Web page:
How Project Beetle sent a City rain maker and a US fund manager scuttling

David Hellier
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PROJECT Beetle was the name used for a £350m fund-raising in 2009 that led to a critical reduction in Punch Taverns’ £4bn debt pile.

Those who worked on the ultimately successful transaction, which included bankers from Bank of America Merrill Lynch (BAML) and Goldman Sachs, and lawyers from Slaughter & May, had every reason to celebrate the deal and move on to the next.

But for one investment banker and one US hedge fund manager, their involvement in Beetle has had massive repercussions.

On the website of the Financial Services Authority (FSA) there is one word alongside former BAML banker Andrew Osborne’s name: inactive.

His inactivity, since December of last year, has everything to do with a conversation he was involved in during the marketing of the Punch Taverns fundraising, which yesterday led to a £7.2m fine for David Einhorn and his firm Greenlight Capital.

Opinions vary as to whether Osborne, or Oz as he is affectionately known in the City, was just naive or unlucky in regard to Einhorn, a large investor in Punch Taverns.

The FSA has spent months investigating events leading up to the 16 June public announcement of the Punch Taverns open offer and share placing.

In particular investigators focused on a conversation that included Osborne, Einhorn, Jim White, then of Goldman Sachs, and the then Punch chief executive Giles Thorley, in the early part of June that year.

As is usual, Osborne, as the company’s corporate broker, wanted Einhorn, a large shareholder in Punch, to be pre-warned about the imminent transaction so that he might support it.

Unusually, when Osborne asked Einhorn whether he would “wall cross” (or become an insider to the issue, which would involve not buying or selling any shares in Punch for an agreed number of days), the American refused.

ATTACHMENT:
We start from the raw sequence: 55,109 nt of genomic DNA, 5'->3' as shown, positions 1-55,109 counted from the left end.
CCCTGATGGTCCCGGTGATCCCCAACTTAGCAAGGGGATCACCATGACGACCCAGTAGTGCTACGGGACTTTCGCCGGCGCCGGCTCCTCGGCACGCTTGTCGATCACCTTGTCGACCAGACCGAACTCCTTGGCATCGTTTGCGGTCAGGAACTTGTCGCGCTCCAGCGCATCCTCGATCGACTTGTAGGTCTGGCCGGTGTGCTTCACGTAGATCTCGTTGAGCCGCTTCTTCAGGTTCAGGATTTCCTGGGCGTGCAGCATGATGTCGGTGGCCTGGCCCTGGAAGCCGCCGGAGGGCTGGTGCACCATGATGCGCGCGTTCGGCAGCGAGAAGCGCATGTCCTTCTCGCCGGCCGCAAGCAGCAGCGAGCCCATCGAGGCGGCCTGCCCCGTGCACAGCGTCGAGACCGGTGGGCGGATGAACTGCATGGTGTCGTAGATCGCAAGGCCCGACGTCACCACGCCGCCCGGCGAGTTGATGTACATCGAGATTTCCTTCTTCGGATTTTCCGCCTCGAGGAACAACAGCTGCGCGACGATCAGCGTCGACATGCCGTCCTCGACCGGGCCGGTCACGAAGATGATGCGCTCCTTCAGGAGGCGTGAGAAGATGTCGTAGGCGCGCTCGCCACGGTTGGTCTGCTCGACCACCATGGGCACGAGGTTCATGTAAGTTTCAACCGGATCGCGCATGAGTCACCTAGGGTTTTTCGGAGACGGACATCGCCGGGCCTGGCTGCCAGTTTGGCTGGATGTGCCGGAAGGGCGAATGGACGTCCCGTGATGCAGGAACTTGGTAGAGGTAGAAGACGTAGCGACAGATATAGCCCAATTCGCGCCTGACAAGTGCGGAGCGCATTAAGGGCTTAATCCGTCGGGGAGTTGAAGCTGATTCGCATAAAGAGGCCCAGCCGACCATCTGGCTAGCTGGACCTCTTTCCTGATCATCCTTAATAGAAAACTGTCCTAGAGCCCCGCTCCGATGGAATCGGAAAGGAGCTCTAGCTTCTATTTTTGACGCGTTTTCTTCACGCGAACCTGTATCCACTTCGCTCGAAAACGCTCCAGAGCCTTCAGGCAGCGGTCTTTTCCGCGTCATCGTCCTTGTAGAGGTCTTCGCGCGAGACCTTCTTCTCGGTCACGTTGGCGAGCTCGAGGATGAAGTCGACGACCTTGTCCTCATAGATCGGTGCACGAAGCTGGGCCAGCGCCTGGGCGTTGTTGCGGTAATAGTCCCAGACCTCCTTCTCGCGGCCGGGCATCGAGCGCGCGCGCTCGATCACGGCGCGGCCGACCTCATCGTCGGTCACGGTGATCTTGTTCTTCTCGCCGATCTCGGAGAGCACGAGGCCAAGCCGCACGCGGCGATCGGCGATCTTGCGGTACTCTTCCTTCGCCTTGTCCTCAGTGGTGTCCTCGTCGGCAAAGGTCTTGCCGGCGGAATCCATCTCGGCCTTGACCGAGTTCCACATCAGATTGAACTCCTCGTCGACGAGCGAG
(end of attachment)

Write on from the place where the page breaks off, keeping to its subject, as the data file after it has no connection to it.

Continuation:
Bankers said that this would have been an unusual situation and a difficult one for Osborne to deal with. “99 times out of 100 a shareholder agrees to being made an insider, as long as you give them an idea how long they will be unable to trade for,” said a source yesterday.

Friends say that Osborne then brought the conversation to a close but regulators appear to have judged that some information about the rights issue was indeed passed on to the hedge fund trader, albeit not deliberately.

Einhorn is a confrontational character who famously shorted shares in Lehman Brothers ahead of its collapse and who publicly took on the bank’s then finance director Erin Callan, rightly suggesting that she was being too optimistic about the bank.

At one point Einhorn was Punch Taverns’ largest shareholder. However ahead of the public announcement of the fund-raising there were four separate announcements, all in June, showing that he had reduced his stake in the company.

The stake went from 13.3 per cent on 1 June to 8.98 per cent on 15 June, the day the details of the deal were announced to the stock market. The FSA said his dealings saved the funds losses of £5.8m.

Greenlight and QVT became vigorous opponents of the fund-raising deal and their opposition nearly led to it being voted down.

Needing a shareholder vote of 75 per cent, Punch recorded a narrow victory of 75.1 per cent. Although the deal resulted in Punch’s share price falling 44p to 104p on 15 June, it was broadly welcomed in the City because of its stabilising influence on the group’s long-term prospects.

Osborne is expected to be given a fine by the FSA, but he is said to be confident he will not be banned from working in the City. Friends of the Welsh rugby-lover said last night he had been approached by a number of banks who are interested in hiring him and that he has been offered at least one non-executive chairmanship.

But they said he was unlikely to take a new position until the whole FSA matter had been resolved and as of yesterday his dealings with the FSA were still ongoing.